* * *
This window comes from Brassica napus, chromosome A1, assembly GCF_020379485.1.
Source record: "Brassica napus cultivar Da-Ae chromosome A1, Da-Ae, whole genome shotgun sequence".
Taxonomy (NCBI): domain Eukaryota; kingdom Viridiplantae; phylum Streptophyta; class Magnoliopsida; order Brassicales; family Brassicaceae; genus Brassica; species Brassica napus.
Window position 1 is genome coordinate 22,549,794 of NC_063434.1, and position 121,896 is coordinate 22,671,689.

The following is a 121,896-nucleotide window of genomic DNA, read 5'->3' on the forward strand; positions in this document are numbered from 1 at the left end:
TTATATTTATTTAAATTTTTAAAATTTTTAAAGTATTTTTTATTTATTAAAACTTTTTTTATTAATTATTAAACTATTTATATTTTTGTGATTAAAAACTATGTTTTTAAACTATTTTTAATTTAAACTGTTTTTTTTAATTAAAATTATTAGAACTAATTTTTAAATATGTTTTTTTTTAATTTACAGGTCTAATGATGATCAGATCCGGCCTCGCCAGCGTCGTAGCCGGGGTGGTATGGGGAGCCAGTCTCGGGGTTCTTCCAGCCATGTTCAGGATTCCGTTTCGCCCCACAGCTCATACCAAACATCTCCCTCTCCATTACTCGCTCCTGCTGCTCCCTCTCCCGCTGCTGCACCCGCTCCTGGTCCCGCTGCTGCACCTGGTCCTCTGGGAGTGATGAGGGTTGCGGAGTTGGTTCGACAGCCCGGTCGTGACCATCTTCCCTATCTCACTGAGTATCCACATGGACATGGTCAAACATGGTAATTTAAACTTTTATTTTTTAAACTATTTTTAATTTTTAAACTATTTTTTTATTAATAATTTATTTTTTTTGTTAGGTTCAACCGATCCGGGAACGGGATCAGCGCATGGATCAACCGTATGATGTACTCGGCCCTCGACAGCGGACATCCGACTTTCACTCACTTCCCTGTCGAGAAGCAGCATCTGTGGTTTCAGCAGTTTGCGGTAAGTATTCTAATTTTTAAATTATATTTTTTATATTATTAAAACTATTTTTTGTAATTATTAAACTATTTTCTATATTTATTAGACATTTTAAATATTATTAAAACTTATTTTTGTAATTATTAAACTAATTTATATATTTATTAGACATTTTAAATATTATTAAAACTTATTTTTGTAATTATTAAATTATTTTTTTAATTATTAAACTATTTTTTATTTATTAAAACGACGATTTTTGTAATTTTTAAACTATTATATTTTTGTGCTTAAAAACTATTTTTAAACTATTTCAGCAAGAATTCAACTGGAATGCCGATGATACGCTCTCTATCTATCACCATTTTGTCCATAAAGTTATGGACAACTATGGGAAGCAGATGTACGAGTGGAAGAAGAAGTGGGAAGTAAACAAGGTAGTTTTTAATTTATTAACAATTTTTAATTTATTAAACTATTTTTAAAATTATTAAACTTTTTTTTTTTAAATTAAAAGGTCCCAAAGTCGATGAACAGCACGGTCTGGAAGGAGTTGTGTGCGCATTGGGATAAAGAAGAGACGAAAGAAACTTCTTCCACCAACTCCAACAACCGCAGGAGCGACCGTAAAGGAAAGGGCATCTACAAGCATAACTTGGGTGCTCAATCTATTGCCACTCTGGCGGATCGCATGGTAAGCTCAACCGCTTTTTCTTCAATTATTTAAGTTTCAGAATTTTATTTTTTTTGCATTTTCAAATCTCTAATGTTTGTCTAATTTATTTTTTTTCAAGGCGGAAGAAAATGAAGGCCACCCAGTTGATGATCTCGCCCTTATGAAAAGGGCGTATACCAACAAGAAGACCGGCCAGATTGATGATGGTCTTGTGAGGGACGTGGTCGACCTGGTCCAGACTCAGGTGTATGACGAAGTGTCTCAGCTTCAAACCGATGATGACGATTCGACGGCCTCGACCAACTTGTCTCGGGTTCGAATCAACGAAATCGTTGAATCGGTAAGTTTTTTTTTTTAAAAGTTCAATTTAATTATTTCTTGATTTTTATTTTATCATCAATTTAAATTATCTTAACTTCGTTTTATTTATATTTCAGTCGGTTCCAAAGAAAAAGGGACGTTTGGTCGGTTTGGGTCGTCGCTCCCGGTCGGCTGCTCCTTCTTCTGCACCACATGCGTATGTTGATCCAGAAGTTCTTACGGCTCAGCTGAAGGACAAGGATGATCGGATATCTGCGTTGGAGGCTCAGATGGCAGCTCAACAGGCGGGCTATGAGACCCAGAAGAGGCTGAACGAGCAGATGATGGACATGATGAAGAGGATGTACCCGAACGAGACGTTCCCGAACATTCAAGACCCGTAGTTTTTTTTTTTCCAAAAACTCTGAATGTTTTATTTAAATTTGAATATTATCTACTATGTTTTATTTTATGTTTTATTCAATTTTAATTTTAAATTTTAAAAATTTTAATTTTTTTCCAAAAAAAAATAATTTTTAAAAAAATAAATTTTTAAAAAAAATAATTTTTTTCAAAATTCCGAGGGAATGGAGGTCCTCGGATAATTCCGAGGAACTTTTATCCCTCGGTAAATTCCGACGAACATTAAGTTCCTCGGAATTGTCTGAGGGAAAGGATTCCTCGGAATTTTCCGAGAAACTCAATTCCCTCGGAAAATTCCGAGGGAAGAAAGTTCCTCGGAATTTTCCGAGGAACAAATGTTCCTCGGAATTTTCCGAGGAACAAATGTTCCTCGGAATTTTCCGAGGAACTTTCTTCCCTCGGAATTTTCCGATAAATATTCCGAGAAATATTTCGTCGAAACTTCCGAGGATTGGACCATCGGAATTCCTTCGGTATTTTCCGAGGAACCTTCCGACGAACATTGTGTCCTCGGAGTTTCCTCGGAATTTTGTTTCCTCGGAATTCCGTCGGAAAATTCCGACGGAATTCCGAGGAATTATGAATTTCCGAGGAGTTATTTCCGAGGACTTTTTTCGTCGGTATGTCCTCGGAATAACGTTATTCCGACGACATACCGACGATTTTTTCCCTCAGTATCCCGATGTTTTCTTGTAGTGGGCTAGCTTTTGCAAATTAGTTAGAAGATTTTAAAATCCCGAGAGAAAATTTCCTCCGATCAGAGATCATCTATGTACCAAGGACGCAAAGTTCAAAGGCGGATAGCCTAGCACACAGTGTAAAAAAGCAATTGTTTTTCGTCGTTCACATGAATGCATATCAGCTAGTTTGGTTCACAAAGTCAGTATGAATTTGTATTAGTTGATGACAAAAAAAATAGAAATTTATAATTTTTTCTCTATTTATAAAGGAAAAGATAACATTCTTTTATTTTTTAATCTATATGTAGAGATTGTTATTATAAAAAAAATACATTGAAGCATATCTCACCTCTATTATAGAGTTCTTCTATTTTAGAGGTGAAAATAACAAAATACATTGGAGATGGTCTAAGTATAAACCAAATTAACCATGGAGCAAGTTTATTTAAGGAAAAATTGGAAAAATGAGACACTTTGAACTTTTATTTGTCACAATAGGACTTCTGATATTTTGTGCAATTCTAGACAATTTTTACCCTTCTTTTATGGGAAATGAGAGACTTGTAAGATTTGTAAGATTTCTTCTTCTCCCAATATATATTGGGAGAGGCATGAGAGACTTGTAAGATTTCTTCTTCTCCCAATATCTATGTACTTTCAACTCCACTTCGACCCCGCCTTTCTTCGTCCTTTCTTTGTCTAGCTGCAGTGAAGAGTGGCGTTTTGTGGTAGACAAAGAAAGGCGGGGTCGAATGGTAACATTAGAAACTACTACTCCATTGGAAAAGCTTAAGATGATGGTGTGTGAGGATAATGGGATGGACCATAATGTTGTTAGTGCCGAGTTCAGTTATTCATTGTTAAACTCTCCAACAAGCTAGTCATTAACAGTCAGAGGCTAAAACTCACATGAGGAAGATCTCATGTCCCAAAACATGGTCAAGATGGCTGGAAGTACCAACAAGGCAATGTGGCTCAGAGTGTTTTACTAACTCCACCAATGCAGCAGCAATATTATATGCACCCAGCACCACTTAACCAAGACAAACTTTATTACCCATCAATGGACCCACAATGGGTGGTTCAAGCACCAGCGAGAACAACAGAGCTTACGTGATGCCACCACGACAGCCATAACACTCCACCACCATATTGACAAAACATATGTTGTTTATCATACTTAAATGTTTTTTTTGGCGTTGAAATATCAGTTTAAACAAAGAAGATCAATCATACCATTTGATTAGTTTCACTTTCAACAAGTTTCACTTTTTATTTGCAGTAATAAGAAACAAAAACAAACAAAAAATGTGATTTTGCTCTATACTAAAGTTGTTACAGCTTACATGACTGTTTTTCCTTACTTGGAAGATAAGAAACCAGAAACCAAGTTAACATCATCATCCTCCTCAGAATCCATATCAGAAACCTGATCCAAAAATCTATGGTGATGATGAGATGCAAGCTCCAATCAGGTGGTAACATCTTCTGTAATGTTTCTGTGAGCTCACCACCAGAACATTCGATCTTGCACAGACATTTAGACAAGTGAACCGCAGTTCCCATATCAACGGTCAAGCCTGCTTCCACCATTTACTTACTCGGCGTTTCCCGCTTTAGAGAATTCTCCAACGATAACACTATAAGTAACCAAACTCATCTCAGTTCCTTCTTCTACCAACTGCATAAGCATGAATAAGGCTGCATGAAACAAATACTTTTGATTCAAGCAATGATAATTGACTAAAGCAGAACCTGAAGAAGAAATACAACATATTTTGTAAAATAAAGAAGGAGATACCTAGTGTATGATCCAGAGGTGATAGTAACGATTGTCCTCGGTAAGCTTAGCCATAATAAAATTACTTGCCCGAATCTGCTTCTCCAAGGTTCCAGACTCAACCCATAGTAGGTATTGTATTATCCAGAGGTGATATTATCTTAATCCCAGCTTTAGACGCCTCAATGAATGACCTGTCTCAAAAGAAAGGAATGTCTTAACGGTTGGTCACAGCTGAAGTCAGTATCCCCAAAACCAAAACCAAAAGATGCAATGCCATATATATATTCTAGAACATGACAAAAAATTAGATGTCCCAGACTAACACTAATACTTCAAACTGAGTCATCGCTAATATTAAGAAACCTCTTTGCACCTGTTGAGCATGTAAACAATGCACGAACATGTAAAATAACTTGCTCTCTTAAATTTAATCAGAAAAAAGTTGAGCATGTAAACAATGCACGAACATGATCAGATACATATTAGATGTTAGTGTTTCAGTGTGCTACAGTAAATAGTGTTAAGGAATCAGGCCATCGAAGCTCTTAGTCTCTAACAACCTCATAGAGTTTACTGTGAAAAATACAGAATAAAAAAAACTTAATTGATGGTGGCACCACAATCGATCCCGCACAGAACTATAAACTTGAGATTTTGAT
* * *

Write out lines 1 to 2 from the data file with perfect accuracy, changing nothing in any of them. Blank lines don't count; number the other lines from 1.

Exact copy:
This window comes from Brassica napus, chromosome A1, assembly GCF_020379485.1.
Source record: "Brassica napus cultivar Da-Ae chromosome A1, Da-Ae, whole genome shotgun sequence".